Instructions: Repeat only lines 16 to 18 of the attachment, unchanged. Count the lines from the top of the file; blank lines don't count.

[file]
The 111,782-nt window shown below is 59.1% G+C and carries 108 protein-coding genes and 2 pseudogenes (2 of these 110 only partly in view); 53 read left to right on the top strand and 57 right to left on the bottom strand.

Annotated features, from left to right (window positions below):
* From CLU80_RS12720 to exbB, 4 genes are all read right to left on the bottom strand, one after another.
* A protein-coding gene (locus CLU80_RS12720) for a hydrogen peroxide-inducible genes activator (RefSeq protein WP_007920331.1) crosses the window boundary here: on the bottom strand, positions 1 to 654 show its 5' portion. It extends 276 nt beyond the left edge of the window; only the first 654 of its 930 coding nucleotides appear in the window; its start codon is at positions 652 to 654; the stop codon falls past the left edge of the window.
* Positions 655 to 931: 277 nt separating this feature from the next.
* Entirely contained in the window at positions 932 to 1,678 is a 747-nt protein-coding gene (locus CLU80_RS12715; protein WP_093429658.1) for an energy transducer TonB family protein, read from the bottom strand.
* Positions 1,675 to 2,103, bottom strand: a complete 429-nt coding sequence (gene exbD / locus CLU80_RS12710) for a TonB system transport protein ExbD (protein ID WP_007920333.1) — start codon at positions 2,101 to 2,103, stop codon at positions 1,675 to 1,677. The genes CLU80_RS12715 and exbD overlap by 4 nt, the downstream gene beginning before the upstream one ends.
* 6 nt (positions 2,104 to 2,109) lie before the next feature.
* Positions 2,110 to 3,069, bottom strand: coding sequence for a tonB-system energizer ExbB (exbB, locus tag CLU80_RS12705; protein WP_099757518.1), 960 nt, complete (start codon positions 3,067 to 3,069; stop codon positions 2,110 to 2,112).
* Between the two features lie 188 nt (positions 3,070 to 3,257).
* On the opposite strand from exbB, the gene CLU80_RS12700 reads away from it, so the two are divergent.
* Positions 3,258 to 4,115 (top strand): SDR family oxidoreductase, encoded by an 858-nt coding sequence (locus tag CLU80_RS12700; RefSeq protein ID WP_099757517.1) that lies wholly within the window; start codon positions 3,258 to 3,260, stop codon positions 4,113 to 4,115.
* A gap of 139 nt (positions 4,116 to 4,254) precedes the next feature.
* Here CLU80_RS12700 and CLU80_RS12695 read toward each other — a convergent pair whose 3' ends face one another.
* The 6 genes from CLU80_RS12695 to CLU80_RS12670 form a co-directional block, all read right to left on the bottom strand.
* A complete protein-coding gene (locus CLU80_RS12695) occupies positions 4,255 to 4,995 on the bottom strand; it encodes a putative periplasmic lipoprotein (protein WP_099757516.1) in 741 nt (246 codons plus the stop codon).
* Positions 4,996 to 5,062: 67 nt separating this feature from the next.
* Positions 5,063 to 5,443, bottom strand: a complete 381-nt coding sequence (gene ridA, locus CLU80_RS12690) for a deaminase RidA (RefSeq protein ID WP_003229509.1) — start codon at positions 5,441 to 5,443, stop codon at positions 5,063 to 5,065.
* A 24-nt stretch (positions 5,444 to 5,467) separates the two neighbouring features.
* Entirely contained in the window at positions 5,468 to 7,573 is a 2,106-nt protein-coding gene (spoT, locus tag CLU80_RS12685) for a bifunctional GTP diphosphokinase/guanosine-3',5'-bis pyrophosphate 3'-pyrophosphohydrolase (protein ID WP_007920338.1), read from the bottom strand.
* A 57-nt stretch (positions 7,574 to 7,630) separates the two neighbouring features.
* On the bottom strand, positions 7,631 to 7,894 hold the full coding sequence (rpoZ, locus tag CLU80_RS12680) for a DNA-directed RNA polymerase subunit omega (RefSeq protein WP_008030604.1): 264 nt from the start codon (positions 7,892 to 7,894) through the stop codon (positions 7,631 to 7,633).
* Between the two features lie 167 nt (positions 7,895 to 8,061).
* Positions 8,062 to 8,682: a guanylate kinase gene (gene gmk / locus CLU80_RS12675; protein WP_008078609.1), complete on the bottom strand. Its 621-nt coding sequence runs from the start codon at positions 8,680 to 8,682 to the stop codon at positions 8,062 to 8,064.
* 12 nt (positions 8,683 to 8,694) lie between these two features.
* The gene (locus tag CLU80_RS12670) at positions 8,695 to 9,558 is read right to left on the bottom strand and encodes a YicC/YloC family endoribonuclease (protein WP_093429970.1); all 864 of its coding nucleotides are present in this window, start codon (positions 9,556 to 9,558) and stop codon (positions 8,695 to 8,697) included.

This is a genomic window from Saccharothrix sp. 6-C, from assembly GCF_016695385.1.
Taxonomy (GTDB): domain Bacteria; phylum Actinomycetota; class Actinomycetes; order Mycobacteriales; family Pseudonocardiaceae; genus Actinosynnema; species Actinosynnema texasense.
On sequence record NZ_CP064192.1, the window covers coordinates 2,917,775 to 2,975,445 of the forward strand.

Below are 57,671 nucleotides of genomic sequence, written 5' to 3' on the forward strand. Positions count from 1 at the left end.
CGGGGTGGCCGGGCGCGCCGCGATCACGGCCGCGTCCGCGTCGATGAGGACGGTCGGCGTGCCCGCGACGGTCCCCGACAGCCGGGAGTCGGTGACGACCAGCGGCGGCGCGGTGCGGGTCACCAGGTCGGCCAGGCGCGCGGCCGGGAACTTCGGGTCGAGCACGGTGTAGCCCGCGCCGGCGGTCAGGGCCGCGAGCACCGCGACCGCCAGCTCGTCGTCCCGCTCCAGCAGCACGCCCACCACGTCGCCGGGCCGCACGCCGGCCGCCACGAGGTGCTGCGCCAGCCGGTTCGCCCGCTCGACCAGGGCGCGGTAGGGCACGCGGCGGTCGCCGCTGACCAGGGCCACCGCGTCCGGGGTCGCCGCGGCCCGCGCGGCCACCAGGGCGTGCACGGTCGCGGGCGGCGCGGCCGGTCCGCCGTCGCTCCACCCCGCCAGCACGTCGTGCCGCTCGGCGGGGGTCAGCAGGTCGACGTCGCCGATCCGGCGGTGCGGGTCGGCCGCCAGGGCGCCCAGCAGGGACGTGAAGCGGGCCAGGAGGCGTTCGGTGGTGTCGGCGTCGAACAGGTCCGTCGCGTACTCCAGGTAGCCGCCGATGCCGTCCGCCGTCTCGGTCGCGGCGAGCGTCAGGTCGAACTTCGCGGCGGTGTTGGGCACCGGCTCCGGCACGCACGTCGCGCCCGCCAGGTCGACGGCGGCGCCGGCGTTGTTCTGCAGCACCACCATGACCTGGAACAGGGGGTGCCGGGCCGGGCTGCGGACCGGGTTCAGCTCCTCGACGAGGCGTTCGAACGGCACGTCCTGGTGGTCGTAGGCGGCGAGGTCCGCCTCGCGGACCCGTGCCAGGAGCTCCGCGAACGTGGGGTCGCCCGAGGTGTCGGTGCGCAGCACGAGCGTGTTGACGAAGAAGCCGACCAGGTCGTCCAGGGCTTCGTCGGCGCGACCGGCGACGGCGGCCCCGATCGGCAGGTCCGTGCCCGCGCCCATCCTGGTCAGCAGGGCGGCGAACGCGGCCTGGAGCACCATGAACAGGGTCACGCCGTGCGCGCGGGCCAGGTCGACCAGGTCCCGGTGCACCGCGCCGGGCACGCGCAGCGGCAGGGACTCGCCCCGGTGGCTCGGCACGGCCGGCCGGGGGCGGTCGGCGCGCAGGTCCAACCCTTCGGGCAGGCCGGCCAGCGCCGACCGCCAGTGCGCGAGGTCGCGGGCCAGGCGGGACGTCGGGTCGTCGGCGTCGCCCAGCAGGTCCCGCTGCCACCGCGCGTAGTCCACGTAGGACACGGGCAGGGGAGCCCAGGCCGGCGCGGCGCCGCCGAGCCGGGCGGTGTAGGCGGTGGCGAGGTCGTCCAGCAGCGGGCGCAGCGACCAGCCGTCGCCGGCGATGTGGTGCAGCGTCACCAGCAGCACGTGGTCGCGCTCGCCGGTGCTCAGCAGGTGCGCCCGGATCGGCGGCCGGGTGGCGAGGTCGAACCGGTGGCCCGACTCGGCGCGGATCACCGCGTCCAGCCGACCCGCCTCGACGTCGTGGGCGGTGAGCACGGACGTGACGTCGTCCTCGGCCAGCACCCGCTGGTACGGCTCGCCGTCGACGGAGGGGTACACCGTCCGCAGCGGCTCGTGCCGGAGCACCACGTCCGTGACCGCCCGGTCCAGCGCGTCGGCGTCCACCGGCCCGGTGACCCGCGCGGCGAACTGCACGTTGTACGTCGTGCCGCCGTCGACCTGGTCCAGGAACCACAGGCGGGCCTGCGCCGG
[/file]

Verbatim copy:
* A complete protein-coding gene (locus CLU80_RS12695) occupies positions 4,255 to 4,995 on the bottom strand; it encodes a putative periplasmic lipoprotein (protein WP_099757516.1) in 741 nt (246 codons plus the stop codon).
* Positions 4,996 to 5,062: 67 nt separating this feature from the next.
* Positions 5,063 to 5,443, bottom strand: a complete 381-nt coding sequence (gene ridA, locus CLU80_RS12690) for a deaminase RidA (RefSeq protein ID WP_003229509.1) — start codon at positions 5,441 to 5,443, stop codon at positions 5,063 to 5,065.